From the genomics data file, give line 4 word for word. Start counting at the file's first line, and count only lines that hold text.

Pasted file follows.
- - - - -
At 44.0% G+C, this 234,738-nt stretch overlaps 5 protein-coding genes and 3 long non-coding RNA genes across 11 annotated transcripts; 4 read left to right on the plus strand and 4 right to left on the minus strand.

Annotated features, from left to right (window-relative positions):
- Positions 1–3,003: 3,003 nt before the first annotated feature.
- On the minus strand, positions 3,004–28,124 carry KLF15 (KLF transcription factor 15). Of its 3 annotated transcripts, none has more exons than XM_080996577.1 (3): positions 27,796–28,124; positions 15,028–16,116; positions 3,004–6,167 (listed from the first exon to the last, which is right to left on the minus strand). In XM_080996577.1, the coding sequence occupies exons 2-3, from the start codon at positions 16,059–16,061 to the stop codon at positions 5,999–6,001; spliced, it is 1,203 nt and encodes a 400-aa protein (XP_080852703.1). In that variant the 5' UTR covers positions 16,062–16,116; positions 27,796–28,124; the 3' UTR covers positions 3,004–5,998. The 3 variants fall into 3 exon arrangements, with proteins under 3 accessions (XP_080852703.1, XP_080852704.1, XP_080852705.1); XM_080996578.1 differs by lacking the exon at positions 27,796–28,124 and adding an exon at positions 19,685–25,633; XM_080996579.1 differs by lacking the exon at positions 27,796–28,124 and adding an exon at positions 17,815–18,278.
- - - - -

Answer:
- On the minus strand, positions 3,004–28,124 carry KLF15 (KLF transcription factor 15). Of its 3 annotated transcripts, none has more exons than XM_080996577.1 (3): positions 27,796–28,124; positions 15,028–16,116; positions 3,004–6,167 (listed from the first exon to the last, which is right to left on the minus strand). In XM_080996577.1, the coding sequence occupies exons 2-3, from the start codon at positions 16,059–16,061 to the stop codon at positions 5,999–6,001; spliced, it is 1,203 nt and encodes a 400-aa protein (XP_080852703.1). In that variant the 5' UTR covers positions 16,062–16,116; positions 27,796–28,124; the 3' UTR covers positions 3,004–5,998. The 3 variants fall into 3 exon arrangements, with proteins under 3 accessions (XP_080852703.1, XP_080852704.1, XP_080852705.1); XM_080996578.1 differs by lacking the exon at positions 27,796–28,124 and adding an exon at positions 19,685–25,633; XM_080996579.1 differs by lacking the exon at positions 27,796–28,124 and adding an exon at positions 17,815–18,278.